Today, the Ides of March, is the eighth anniversary of my hospitalization. One week from today is my birthday.
I was almost twenty-one when I finally had myself hospitalized, and that was when my mom finally accepted my illness for what it is, but the various conversations we had last week definitely proved that she still doesn’t know much about it. I’m not sure why, I’m happy to tell anyone just about anything about my mental civil war, if it’ll help them understand those of us with mental illnesses better. Mom doesn’t ask much, and I guess I don’t tell enough, or the right things. Even when I do explain I’m not sure I’m doing a very good job of it. I figure if I had a kid with an illness, I’d do all the research there is to do on said illness in order to help them as much as possible, but denial is a pretty powerful force.
I’ve been watching the old animated X-Men cartoon from the 90’s for the last couple days. I loved that show then, and I love it now, and I keep mentally equating mental illness with mutation. So much stigma and misinformation, hatred and fear, it’s really not all that different.
I always wanted so badly for my mom to accept me and the things I liked, but she definitely disapproved of the X-Men, and my favorite character, Rogue. I realized in the last couple days of marathon cartoon watching part of what I love so much about Rogue- she’s untouchable. Between her ability to absorb other people’s energy and powers, and her flight and super strength, she was the paragon of invincibility I always wanted to be. I would be safe if I was Rogue. I could’ve protected my siblings and flown us all to safety somewhere, or I could’ve left on my own and been safe.
Mom took one look at Rogue and said she didn’t want me watching shows with “women with fake boobs like that.” She did watch an episode with us once, but of course it had to be a really weird episode, “X-Ternally Yours,” where Gambit had to go back to the bayou and deal with weirdness there. Mom didn’t approve. Of course, it was on after I got home from school and long before she got home, so she couldn’t stop me from watching it, but I had to keep everything secret. I’ve done that for a long time. So many things were kept secret from mom because I knew she wouldn’t approve and I wanted that approval so desperately.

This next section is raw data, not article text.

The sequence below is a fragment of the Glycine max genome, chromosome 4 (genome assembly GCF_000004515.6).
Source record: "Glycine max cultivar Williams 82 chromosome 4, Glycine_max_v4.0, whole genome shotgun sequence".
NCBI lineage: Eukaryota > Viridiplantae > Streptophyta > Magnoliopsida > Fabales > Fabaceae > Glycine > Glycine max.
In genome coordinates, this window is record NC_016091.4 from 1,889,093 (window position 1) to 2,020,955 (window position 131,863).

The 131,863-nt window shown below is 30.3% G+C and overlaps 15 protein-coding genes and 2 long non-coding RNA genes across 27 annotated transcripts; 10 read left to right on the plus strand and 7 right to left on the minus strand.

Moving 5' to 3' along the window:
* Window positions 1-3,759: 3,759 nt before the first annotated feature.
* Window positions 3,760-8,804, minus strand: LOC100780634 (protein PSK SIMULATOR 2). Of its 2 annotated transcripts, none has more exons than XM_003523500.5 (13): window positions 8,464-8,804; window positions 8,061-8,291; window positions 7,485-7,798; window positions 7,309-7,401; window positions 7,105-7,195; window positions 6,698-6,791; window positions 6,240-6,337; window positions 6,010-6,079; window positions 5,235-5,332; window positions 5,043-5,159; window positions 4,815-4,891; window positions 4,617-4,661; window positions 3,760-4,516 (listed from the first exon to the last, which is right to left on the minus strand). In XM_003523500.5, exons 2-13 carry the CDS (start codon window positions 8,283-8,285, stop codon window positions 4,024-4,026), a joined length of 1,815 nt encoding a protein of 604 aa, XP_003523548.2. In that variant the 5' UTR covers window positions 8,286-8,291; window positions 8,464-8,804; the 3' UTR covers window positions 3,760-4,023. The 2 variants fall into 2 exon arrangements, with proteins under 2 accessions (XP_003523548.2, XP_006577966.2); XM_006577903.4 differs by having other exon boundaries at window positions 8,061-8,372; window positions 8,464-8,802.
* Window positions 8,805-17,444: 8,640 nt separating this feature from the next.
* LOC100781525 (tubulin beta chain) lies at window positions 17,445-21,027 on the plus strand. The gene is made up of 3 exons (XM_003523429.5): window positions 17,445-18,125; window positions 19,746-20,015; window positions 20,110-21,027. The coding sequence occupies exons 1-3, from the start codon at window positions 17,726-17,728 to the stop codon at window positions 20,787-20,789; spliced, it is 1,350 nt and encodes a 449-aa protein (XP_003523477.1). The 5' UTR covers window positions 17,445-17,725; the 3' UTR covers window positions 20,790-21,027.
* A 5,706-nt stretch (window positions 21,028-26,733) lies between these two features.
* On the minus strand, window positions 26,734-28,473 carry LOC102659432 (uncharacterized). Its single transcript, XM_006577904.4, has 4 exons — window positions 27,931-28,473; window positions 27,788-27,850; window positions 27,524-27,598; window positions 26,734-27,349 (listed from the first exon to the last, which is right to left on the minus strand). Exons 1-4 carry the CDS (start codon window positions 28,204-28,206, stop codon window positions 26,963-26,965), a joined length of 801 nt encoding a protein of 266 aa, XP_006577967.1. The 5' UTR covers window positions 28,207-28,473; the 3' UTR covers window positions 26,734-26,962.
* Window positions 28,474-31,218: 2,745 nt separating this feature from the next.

When I saw my therapist Thursday, we talked about this, and about how I need to love myself for me, and not base my self-worth in the approval of others. The past happened, but I don’t have to let it control me.
Tomorrow should be a day of celebration for me. Eight years since I was hospitalized, though I’ve had a lot more ER visits in the last year than ever before. I feel like I’ve lost my way at times, and right now I don’t really know which way is up, but it’s still been eight years.
It’s been a long, confusing journey, but there’s still a lot left to go. Every time I think I’m going to give up if something happens, that thing happens and I find myself going, “Yeah, okay, I don’t have time for this shit” and keep going. I have no idea where this inner strength is coming from, but maybe it’s Rogue after all. Sometimes it takes mutant powers to keep going when you’re fighting a civil war, after all.